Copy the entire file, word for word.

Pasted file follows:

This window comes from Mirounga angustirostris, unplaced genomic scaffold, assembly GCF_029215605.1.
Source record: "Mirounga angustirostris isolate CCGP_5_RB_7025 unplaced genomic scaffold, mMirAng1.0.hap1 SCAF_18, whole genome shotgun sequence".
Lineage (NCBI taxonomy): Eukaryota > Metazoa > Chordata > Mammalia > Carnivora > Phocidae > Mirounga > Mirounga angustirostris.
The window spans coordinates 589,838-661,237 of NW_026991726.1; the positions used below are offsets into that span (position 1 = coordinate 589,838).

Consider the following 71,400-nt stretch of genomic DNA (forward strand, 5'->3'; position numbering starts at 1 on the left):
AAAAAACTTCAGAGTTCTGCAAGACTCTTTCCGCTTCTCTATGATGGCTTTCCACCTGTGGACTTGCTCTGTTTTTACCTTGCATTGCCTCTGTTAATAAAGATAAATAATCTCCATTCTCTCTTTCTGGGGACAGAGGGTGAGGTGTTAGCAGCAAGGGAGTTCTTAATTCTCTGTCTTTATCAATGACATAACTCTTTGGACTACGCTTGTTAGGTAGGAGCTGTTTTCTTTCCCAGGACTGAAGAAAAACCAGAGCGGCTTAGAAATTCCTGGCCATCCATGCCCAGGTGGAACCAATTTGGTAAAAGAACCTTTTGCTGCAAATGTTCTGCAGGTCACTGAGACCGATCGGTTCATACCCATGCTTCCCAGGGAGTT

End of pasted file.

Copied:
This window comes from Mirounga angustirostris, unplaced genomic scaffold, assembly GCF_029215605.1.
Source record: "Mirounga angustirostris isolate CCGP_5_RB_7025 unplaced genomic scaffold, mMirAng1.0.hap1 SCAF_18, whole genome shotgun sequence".
Lineage (NCBI taxonomy): Eukaryota > Metazoa > Chordata > Mammalia > Carnivora > Phocidae > Mirounga > Mirounga angustirostris.
The window spans coordinates 589,838-661,237 of NW_026991726.1; the positions used below are offsets into that span (position 1 = coordinate 589,838).

Consider the following 71,400-nt stretch of genomic DNA (forward strand, 5'->3'; position numbering starts at 1 on the left):
AAAAAACTTCAGAGTTCTGCAAGACTCTTTCCGCTTCTCTATGATGGCTTTCCACCTGTGGACTTGCTCTGTTTTTACCTTGCATTGCCTCTGTTAATAAAGATAAATAATCTCCATTCTCTCTTTCTGGGGACAGAGGGTGAGGTGTTAGCAGCAAGGGAGTTCTTAATTCTCTGTCTTTATCAATGACATAACTCTTTGGACTACGCTTGTTAGGTAGGAGCTGTTTTCTTTCCCAGGACTGAAGAAAAACCAGAGCGGCTTAGAAATTCCTGGCCATCCATGCCCAGGTGGAACCAATTTGGTAAAAGAACCTTTTGCTGCAAATGTTCTGCAGGTCACTGAGACCGATCGGTTCATACCCATGCTTCCCAGGGAGTT